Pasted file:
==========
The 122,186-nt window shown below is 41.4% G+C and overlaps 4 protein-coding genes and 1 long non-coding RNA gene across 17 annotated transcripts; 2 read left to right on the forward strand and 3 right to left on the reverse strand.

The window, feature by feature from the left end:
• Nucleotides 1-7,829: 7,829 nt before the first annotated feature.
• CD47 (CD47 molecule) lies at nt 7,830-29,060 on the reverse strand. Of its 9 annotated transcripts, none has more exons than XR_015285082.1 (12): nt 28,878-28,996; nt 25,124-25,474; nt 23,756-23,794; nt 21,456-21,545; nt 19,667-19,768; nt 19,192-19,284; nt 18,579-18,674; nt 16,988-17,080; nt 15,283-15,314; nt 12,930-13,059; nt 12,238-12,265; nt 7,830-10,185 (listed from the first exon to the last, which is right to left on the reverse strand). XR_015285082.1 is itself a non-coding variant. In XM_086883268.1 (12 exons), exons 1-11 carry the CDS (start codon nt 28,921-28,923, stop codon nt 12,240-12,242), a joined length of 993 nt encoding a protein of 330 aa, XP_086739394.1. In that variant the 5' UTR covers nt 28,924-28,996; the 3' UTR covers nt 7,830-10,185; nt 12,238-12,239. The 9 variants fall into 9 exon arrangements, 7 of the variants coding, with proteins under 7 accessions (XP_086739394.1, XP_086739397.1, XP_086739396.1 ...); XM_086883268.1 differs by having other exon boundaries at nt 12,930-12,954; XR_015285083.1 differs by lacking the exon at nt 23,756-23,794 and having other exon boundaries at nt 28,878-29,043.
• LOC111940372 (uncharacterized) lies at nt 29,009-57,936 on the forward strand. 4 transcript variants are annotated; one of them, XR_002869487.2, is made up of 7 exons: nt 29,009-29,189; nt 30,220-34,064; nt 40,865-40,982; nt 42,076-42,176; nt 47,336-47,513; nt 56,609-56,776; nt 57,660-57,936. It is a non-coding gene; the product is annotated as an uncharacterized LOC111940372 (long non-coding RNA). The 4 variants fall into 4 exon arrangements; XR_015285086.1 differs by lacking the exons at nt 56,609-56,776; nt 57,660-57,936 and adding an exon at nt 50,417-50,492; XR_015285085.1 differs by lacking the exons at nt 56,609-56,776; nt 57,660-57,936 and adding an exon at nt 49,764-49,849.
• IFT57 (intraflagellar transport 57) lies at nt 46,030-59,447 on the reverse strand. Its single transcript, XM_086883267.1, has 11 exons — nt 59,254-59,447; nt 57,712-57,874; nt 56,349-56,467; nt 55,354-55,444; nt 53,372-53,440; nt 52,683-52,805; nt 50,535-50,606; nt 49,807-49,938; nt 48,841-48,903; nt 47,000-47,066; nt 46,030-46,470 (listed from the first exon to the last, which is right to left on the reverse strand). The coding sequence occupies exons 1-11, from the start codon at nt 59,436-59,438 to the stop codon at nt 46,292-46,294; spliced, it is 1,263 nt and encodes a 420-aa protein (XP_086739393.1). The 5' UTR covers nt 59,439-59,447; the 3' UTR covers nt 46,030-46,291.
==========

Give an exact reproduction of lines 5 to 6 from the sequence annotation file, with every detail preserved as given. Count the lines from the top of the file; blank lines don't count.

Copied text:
• LOC111940372 (uncharacterized) lies at nt 29,009-57,936 on the forward strand. 4 transcript variants are annotated; one of them, XR_002869487.2, is made up of 7 exons: nt 29,009-29,189; nt 30,220-34,064; nt 40,865-40,982; nt 42,076-42,176; nt 47,336-47,513; nt 56,609-56,776; nt 57,660-57,936. It is a non-coding gene; the product is annotated as an uncharacterized LOC111940372 (long non-coding RNA). The 4 variants fall into 4 exon arrangements; XR_015285086.1 differs by lacking the exons at nt 56,609-56,776; nt 57,660-57,936 and adding an exon at nt 50,417-50,492; XR_015285085.1 differs by lacking the exons at nt 56,609-56,776; nt 57,660-57,936 and adding an exon at nt 49,764-49,849.
• IFT57 (intraflagellar transport 57) lies at nt 46,030-59,447 on the reverse strand. Its single transcript, XM_086883267.1, has 11 exons — nt 59,254-59,447; nt 57,712-57,874; nt 56,349-56,467; nt 55,354-55,444; nt 53,372-53,440; nt 52,683-52,805; nt 50,535-50,606; nt 49,807-49,938; nt 48,841-48,903; nt 47,000-47,066; nt 46,030-46,470 (listed from the first exon to the last, which is right to left on the reverse strand). The coding sequence occupies exons 1-11, from the start codon at nt 59,436-59,438 to the stop codon at nt 46,292-46,294; spliced, it is 1,263 nt and encodes a 420-aa protein (XP_086739393.1). The 5' UTR covers nt 59,439-59,447; the 3' UTR covers nt 46,030-46,291.